Let’s assume that you want to configure an email configuration for an Android device. Look at the picture above. That is what you will see in Intune when trying to create an email configuration for a (regular) Android enrolled device. Notice something? Yes, email is not an option (unless you’re using KNOX)! You cannot push an MDM email payload to an Android device by default.
What about an app configuration policy? Nope, you can’t do that either! As you can see above, when you try to create an app configuration policy for enrolled devices, you only have two options: iOS or Android for Work. Regular Android is not supported.
If you want users to be able to use email on their enrolled Android device, you must consider whether to have them enroll as an Android or Android for Work device. If they enroll as regular Android, they will have to configure their email application manually. The only way to auto-configure an Android device for on-premise Exchange email is to enroll the device using Android for Work (or Knox).
Side note: if you are willing to bypass enrollment altogether, you may be able to use MAM policies to auto-configure Outlook.
It’s weird how much of my life is digital. My entire life’s worth of accomplishments can be measured in 0s and 1s. That’s what went through my mind today when I backed up my entire Google mail account. I did it because I read an article recently that Google was deleting old accounts: http://www.ubergizmo.com/2015/07/google-deleting-old-unused-accounts/. Reading stuff like that makes me naturally paranoid. I’m the type of person who has everything archived since high school. I literally have book reports from high school I can bring up from my personal archives if I ever need to. At home I have about 6TB worth of hard drives that mostly store videos, but a good chunk has been used to archive my personal data as well. I even went a step forward and subscribed to the Google Drive program so that I could store my essentials in the cloud.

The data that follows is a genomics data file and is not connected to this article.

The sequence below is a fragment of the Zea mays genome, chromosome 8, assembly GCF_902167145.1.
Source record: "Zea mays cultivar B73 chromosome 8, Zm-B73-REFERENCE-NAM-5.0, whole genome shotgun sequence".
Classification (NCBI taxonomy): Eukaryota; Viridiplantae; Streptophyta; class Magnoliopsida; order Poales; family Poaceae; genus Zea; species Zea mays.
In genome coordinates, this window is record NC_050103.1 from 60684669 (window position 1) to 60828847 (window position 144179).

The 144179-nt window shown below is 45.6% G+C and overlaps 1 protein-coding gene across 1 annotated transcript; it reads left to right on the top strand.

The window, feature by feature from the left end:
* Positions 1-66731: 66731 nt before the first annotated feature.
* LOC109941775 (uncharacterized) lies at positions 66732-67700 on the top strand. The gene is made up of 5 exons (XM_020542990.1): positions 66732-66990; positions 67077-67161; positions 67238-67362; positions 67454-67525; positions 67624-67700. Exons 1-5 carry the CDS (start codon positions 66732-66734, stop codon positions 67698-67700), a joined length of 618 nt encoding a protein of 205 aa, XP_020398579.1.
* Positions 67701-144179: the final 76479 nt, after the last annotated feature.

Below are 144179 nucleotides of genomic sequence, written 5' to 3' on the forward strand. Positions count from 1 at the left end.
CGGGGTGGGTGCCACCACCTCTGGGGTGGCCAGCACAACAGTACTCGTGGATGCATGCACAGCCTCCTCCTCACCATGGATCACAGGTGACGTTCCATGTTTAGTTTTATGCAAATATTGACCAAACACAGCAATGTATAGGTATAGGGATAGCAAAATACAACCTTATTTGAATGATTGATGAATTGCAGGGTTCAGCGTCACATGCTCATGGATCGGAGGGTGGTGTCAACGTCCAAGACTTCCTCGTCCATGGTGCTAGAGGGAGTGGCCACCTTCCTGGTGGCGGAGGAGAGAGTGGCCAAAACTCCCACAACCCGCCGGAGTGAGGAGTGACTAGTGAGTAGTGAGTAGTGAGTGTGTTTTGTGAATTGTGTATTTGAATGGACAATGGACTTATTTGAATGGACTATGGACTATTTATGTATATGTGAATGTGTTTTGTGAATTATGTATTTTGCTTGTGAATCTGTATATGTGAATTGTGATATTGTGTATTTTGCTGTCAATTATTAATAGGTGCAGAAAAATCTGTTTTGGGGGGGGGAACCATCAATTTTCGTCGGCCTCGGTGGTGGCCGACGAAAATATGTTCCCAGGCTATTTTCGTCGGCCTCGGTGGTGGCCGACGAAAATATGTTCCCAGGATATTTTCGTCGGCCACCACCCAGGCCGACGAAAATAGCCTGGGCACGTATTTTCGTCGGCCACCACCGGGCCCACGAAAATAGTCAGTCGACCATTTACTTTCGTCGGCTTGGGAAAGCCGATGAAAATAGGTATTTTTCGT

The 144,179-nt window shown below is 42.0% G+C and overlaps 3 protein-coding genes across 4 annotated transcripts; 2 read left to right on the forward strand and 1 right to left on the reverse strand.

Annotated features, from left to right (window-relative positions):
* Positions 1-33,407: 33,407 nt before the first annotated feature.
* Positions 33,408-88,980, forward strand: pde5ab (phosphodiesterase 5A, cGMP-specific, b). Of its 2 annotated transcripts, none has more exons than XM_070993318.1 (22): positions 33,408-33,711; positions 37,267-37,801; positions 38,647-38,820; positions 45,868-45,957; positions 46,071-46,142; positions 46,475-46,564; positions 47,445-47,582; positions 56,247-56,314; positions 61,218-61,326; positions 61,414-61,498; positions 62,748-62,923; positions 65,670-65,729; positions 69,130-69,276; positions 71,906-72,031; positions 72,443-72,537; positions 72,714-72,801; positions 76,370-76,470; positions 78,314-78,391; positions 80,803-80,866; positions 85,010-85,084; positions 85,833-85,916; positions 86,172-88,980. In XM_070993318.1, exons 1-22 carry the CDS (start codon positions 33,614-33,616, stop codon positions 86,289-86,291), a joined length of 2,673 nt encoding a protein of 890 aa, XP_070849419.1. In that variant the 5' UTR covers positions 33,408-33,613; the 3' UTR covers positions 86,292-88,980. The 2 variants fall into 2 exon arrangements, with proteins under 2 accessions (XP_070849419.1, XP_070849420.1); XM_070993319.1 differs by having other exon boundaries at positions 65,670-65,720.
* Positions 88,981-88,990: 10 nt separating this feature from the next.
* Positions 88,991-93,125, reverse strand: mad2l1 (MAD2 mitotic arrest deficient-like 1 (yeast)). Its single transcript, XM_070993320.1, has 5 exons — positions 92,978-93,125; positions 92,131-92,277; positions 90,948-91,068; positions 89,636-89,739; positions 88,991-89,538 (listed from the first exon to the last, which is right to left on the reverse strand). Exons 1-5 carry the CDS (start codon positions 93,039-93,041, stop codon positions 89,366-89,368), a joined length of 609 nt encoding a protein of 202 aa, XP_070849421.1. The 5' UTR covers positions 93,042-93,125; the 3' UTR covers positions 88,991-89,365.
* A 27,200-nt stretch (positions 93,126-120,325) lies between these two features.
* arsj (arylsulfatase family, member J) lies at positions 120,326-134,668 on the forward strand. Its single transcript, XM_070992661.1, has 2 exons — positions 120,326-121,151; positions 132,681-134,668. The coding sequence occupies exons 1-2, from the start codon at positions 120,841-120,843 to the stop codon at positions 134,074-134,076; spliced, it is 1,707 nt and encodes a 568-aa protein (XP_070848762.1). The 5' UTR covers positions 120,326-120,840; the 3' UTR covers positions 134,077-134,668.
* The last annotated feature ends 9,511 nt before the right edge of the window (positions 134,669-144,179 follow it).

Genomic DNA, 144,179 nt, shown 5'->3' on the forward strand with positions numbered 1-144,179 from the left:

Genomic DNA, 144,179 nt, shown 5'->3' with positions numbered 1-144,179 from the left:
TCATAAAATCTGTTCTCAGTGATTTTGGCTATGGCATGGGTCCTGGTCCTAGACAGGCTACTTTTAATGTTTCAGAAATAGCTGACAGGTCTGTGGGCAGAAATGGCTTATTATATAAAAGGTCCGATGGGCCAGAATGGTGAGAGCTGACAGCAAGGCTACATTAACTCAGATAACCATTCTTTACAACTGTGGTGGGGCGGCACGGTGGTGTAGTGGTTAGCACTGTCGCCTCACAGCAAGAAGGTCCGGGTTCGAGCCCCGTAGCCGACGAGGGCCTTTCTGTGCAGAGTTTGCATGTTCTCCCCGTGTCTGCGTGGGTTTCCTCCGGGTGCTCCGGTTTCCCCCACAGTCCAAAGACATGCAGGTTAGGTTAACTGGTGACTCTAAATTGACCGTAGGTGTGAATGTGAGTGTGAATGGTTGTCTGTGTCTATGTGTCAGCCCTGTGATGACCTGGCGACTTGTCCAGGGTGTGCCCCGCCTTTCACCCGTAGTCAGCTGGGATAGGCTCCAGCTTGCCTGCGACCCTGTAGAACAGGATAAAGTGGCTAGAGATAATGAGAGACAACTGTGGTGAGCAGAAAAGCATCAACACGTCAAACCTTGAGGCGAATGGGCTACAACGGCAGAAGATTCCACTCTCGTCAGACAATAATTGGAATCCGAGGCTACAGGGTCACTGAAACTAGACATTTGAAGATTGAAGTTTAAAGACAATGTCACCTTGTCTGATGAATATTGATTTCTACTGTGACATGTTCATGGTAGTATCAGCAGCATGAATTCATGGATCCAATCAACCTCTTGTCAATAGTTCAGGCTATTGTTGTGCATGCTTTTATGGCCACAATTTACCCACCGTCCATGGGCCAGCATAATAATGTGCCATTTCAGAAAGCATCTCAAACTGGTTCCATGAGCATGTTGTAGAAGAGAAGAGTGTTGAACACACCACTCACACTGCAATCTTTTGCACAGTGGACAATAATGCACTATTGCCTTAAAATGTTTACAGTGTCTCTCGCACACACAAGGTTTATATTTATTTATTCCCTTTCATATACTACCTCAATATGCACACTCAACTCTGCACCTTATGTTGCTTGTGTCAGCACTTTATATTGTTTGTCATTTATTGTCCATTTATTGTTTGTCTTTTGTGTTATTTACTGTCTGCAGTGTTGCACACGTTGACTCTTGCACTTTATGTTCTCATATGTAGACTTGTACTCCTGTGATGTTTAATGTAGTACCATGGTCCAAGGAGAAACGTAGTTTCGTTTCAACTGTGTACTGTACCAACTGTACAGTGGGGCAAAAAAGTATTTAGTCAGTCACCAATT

Since Google is getting money from me I doubt they will actually delete my account. But just in case that happens, going through the backup process is pretty easy. Google has a service called “Takeout” that lets you download all of your Google data onto a local drive: https://www.google.com/settings/takeout. Here’s how it works:
Go to the takeout URL above
Choose which Google services you want to back up
You will eventually get an email (couple hours to a couple days) that will allow you to download an entire archive of your data. This download link will only last a couple days
I have my entire google mail archive stored in 4GB .mbox file. This is my first time dealing with this kind of file, but it looks to be a standard. When I have time I’ll actually open it up and verify that there are no issues. Nothing worse than having a backup solution that doesn’t work when you need it to.